It’s been nearly 20 years since the X-Men franchise began back in 2000, almost single-handedly kicking off this whole superhero blockbuster craze. Over the course of two decades, there have been a lot of X-movies — some good, some bad, all pretty weird in one way or the other. X-Men: Dark Phoenix is, by all appearances, the final chapter in this incarnation 1 of the franchise, and it goes out with a sense of finality and closure. Unlike the Phoenix referred to in the film’s title, it’s pretty much guaranteed that none of these specific characters or storylines will be picked up in a future film.
If you’re hoping for a sequel to come along and elaborate on any of the dangling plot threads, you’re out of luck. Fortunately, we’re going to try and do what the never-coming sequel won’t: figure out just what it all meant when the credits rolled. Here’s a spoiler filled explanation for the ending of X-Men: Dark Phoenix. During the final battle between Jean Grey and the evil alien played by Jessica Chastain, the villain says, “Your emotions make you weak.” Jean replies, “No, my emotions make me strong.” After that, she goes full Super Saiyan, flies into the sky, and blows up the bad guy, along with herself. The moment is one of the few times Jean seems to have full control over herself, her powers, and her desires. From the moment she first appears, she’s unsure of just about everything. When she’s in the car with her parents as a child, she can’t control her emotions, and she causes the car crash that kills her mother.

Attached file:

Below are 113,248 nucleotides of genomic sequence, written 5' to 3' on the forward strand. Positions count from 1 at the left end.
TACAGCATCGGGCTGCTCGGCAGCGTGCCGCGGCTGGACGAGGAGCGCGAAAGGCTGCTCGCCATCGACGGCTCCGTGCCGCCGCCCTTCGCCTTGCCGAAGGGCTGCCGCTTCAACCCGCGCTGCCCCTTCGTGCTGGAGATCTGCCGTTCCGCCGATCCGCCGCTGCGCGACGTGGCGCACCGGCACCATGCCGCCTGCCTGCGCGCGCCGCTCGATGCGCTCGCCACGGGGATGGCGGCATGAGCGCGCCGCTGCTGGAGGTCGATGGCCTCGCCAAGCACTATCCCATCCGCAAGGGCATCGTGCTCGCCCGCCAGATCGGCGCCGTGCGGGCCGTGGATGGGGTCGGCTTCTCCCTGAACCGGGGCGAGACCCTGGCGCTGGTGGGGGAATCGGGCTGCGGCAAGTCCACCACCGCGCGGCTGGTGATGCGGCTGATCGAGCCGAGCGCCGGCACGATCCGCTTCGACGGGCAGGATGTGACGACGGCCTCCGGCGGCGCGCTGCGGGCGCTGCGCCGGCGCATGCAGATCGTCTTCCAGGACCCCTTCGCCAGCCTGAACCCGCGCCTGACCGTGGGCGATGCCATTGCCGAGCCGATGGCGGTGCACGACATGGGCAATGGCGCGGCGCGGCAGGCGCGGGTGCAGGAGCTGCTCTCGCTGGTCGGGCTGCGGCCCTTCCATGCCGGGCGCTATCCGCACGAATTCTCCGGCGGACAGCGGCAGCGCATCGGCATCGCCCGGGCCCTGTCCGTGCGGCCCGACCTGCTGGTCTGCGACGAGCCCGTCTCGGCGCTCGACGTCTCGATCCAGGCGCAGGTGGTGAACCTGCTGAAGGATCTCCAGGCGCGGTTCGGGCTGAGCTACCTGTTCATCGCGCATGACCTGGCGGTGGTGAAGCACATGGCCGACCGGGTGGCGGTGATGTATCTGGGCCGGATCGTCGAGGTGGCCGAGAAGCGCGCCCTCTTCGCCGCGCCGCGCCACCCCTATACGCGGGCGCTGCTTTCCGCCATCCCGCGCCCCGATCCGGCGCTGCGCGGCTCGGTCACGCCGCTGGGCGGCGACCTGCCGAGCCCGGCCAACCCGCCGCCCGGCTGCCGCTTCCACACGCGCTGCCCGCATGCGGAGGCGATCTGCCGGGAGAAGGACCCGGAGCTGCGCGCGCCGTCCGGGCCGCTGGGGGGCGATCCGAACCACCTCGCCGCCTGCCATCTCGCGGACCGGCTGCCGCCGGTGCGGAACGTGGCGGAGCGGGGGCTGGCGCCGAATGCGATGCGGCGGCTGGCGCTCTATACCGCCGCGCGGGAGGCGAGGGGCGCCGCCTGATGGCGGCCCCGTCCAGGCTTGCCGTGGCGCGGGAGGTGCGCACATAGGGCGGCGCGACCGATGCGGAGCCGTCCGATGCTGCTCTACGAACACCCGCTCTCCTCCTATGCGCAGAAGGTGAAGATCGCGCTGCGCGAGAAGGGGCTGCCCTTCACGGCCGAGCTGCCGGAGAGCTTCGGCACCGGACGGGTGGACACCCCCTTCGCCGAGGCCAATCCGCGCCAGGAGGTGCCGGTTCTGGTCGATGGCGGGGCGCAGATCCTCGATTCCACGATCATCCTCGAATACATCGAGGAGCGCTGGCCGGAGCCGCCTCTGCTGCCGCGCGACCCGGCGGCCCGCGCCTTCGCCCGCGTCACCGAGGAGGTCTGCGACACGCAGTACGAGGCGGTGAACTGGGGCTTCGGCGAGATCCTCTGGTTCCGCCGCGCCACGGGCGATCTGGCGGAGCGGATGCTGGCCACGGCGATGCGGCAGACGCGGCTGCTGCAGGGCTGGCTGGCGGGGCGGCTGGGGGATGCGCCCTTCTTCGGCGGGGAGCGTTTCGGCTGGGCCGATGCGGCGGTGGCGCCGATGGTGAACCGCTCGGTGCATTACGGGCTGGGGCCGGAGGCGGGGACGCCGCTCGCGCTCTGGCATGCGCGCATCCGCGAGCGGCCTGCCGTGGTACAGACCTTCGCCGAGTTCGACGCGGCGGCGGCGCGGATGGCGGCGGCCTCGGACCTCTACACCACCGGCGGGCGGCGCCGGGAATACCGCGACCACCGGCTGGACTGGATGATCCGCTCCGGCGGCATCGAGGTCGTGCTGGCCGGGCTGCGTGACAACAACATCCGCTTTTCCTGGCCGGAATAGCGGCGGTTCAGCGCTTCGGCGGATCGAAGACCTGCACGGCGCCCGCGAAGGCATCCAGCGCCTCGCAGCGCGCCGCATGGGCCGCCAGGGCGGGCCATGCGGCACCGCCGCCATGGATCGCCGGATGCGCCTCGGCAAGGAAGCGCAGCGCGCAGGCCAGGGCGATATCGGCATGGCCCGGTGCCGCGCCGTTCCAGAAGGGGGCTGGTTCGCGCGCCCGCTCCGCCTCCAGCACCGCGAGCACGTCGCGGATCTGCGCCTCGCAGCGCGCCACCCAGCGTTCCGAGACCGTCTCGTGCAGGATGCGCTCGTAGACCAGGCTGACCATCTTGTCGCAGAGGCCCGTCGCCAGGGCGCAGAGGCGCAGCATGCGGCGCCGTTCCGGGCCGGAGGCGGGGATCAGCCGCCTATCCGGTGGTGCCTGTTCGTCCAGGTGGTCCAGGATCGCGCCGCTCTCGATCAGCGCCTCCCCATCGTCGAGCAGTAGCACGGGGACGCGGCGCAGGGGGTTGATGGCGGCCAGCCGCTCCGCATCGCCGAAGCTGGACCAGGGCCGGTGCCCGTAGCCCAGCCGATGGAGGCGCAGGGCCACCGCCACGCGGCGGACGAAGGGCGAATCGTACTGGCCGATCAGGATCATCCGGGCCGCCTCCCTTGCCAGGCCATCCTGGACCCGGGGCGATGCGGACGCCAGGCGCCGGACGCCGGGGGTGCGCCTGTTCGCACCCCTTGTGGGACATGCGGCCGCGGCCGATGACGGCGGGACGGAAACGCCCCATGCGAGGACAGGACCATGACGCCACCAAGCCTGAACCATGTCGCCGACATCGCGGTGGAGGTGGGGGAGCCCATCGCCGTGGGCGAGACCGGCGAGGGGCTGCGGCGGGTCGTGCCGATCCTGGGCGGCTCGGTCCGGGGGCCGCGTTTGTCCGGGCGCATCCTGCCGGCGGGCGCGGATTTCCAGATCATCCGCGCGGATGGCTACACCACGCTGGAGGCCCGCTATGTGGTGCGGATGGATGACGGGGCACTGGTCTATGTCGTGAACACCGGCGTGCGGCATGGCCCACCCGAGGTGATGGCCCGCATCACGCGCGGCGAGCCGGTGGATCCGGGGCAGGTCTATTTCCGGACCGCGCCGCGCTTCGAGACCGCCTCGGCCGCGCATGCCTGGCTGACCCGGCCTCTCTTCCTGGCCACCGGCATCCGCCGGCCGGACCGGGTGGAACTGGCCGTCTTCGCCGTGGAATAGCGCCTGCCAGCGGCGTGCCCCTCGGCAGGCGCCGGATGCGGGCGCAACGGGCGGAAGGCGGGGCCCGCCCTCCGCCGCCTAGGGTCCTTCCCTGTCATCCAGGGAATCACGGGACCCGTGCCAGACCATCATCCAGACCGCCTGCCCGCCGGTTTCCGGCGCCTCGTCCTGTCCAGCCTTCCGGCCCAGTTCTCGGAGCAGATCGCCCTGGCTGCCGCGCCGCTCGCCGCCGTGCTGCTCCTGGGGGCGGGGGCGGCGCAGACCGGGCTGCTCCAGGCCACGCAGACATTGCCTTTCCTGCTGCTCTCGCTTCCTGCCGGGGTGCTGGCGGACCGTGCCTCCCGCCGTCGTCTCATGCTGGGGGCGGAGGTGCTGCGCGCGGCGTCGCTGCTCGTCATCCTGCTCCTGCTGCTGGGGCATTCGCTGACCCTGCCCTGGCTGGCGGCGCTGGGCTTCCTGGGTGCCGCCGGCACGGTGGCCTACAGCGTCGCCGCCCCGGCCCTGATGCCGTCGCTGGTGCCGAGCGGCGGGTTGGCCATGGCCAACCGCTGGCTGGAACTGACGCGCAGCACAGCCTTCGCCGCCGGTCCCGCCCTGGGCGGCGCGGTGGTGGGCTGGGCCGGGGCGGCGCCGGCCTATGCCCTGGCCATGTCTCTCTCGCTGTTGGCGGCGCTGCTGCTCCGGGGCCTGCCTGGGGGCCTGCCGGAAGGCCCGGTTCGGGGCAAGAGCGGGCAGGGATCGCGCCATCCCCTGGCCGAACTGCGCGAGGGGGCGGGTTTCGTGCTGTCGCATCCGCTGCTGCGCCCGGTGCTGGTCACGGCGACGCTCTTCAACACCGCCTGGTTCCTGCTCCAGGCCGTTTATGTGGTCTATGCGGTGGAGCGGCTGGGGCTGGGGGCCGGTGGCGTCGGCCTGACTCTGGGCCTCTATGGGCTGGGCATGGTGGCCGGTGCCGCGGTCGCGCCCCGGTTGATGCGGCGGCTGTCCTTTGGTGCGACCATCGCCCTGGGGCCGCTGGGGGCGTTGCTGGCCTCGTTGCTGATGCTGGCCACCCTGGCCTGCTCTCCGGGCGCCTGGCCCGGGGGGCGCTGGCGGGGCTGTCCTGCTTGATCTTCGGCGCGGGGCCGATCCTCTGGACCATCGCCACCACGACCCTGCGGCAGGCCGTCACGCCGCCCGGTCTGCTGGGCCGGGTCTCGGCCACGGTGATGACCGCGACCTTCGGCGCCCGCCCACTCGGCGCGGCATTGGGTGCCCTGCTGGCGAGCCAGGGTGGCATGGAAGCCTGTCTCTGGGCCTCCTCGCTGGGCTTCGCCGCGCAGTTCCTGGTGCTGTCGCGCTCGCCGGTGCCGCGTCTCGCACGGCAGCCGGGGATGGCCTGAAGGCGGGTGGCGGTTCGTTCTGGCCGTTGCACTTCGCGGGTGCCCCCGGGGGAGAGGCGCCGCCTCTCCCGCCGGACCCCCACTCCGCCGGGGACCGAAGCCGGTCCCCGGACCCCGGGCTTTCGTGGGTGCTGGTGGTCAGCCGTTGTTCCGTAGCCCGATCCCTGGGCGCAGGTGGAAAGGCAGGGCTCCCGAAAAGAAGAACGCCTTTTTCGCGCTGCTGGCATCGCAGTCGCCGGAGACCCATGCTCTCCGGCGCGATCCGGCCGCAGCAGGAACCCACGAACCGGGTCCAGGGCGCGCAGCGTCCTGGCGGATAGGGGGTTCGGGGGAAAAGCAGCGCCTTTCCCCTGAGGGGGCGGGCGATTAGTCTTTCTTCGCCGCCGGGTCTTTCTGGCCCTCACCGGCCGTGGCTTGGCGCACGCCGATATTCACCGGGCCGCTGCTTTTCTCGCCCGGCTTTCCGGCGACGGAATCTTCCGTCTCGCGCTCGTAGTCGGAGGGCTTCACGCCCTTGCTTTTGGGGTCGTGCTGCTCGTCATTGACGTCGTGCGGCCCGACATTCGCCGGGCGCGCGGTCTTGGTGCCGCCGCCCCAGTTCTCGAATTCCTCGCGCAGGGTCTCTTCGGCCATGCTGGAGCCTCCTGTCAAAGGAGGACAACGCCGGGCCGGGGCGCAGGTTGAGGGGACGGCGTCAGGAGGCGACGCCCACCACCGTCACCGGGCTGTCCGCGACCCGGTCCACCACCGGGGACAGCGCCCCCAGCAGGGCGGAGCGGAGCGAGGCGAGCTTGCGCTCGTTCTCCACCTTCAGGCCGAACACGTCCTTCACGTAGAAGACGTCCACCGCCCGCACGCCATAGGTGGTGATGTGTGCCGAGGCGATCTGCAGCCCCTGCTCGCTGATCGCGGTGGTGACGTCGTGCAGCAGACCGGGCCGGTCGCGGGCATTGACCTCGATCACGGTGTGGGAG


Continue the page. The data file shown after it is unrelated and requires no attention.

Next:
Later, she asks Mystique if she’s sure about the space mission’s safety. Then she needs a psychic pep talk from Xavier to have the confidence necessary to keep the shuttle together as it’s breaking apart. Throughout the movie, Jean’s struggle with controlling or understanding her emotions holds her back and cause her to harm her friends. And her inability to process her emotions is the driving force behind her conflict with Xavier. He put up mental blocks so she wouldn’t feel the grief over being abandoned by her father. When she finally makes peace with both her father’s abandonment and the fact that Xavier’s mental manipulation was a bad decision made for the right reasons — out of love and protection — she’s finally able to take full control of the Phoenix force and end the alien threat. While Jean Grey seems like she’s the main protagonist of the film, she’s not the only character to go on a journey and grow as a person. Professor Xavier likewise has an arc that sees him change from when the film starts to when it ends. He begins the story in a place of power and certainty in his correctness — whenever he issues an order, it’s the right call, no matter the cost that others have to bear.